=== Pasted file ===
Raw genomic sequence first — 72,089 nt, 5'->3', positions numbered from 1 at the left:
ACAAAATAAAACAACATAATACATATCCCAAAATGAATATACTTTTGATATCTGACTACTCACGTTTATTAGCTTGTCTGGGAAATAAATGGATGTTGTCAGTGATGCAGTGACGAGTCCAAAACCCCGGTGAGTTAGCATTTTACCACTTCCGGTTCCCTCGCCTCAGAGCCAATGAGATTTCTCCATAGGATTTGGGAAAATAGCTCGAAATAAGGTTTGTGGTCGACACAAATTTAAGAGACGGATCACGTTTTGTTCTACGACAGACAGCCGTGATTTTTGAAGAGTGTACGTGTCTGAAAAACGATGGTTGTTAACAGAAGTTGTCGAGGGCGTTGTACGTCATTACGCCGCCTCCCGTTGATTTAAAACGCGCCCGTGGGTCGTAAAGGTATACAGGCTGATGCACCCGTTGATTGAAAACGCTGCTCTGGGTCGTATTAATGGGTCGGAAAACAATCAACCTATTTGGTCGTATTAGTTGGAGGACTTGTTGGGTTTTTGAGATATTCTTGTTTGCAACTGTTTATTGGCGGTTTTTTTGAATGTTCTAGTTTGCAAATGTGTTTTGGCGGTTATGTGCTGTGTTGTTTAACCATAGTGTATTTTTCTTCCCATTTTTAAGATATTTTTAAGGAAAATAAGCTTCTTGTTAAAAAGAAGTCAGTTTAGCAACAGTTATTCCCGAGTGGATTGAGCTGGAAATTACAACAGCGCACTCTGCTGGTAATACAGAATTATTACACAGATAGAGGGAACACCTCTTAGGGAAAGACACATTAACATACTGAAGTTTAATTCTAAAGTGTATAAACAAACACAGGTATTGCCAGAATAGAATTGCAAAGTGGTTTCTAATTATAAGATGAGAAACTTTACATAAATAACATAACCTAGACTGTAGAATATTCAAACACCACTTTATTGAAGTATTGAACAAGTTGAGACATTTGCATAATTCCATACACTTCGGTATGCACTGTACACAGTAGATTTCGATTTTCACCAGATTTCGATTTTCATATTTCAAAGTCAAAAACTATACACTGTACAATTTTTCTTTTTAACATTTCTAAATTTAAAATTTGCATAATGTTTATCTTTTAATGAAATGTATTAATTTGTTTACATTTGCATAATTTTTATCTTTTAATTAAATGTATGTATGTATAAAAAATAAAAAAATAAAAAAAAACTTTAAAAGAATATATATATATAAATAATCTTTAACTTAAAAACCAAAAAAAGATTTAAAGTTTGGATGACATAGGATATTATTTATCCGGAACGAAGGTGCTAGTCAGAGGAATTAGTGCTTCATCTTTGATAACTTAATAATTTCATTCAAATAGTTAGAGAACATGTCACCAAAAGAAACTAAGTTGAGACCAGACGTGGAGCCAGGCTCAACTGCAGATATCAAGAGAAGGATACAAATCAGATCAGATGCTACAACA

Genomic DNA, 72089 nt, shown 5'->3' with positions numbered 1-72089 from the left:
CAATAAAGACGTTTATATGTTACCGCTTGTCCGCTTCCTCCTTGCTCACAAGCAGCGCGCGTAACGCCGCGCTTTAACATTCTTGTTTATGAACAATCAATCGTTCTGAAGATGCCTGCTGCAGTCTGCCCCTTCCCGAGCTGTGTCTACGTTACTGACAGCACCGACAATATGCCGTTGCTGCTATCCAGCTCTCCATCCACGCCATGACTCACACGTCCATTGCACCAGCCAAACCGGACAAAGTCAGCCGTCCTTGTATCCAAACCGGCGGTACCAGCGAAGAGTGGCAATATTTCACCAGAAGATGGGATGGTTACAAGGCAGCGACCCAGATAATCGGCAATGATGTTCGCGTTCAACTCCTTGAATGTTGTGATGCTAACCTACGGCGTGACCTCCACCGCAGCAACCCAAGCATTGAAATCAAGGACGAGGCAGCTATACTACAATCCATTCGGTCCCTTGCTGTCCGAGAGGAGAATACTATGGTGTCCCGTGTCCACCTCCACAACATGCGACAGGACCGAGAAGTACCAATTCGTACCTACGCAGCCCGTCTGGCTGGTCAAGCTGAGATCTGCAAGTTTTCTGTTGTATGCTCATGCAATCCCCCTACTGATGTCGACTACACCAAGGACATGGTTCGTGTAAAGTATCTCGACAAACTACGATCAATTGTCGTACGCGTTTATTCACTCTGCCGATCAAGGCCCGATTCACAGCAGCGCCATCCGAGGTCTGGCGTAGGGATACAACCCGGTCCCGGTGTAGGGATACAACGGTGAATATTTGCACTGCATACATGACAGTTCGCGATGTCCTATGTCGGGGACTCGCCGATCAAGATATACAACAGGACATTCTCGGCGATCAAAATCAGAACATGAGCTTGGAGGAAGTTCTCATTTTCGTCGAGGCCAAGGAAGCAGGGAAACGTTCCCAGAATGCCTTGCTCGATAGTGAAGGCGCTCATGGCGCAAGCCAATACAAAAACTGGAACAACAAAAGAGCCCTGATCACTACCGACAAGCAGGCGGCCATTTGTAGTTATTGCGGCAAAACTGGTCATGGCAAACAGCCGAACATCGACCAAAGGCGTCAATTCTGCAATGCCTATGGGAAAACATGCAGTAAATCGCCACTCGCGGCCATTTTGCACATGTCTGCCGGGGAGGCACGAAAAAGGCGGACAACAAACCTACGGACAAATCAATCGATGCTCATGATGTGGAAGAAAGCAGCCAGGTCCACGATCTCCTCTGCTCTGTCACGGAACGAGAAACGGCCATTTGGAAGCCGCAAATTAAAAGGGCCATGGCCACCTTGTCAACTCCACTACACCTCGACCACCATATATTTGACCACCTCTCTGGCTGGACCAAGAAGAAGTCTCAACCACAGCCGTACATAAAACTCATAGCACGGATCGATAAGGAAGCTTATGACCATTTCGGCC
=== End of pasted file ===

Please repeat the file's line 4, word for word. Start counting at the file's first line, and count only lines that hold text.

CAATAAAGACGTTTATATGTTACCGCTTGTCCGCTTCCTCCTTGCTCACAAGCAGCGCGCGTAACGCCGCGCTTTAACATTCTTGTTTATGAACAATCAATCGTTCTGAAGATGCCTGCTGCAGTCTGCCCCTTCCCGAGCTGTGTCTACGTTACTGACAGCACCGACAATATGCCGTTGCTGCTATCCAGCTCTCCATCCACGCCATGACTCACACGTCCATTGCACCAGCCAAACCGGACAAAGTCAGCCGTCCTTGTATCCAAACCGGCGGTACCAGCGAAGAGTGGCAATATTTCACCAGAAGATGGGATGGTTACAAGGCAGCGACCCAGATAATCGGCAATGATGTTCGCGTTCAACTCCTTGAATGTTGTGATGCTAACCTACGGCGTGACCTCCACCGCAGCAACCCAAGCATTGAAATCAAGGACGAGGCAGCTATACTACAATCCATTCGGTCCCTTGCTGTCCGAGAGGAGAATACTATGGTGTCCCGTGTCCACCTCCACAACATGCGACAGGACCGAGAAGTACCAATTCGTACCTACGCAGCCCGTCTGGCTGGTCAAGCTGAGATCTGCAAGTTTTCTGTTGTATGCTCATGCAATCCCCCTACTGATGTCGACTACACCAAGGACATGGTTCGTGTAAAGTATCTCGACAAACTACGATCAATTGTCGTACGCGTTTATTCACTCTGCCGATCAAGGCCCGATTCACAGCAGCGCCATCCGAGGTCTGGCGTAGGGATACAACCCGGTCCCGGTGTAGGGATACAACGGTGAATATTTGCACTGCATACATGACAGTTCGCGATGTCCTATGTCGGGGACTCGCCGATCAAGATATACAACAGGACATTCTCGGCGATCAAAATCAGAACATGAGCTTGGAGGAAGTTCTCATTTTCGTCGAGGCCAAGGAAGCAGGGAAACGTTCCCAGAATGCCTTGCTCGATAGTGAAGGCGCTCATGGCGCAAGCCAATACAAAAACTGGAACAACAAAAGAGCCCTGATCACTACCGACAAGCAGGCGGCCATTTGTAGTTATTGCGGCAAAACTGGTCATGGCAAACAGCCGAACATCGACCAAAGGCGTCAATTCTGCAATGCCTATGGGAAAACATGCAGTAAATCGCCACTCGCGGCCATTTTGCACATGTCTGCCGGGGAGGCACGAAAAAGGCGGACAACAAACCTACGGACAAATCAATCGATGCTCATGATGTGGAAGAAAGCAGCCAGGTCCACGATCTCCTCTGCTCTGTCACGGAACGAGAAACGGCCATTTGGAAGCCGCAAATTAAAAGGGCCATGGCCACCTTGTCAACTCCACTACACCTCGACCACCATATATTTGACCACCTCTCTGGCTGGACCAAGAAGAAGTCTCAACCACAGCCGTACATAAAACTCATAGCACGGATCGATAAGGAAGCTTATGACCATTTCGGCC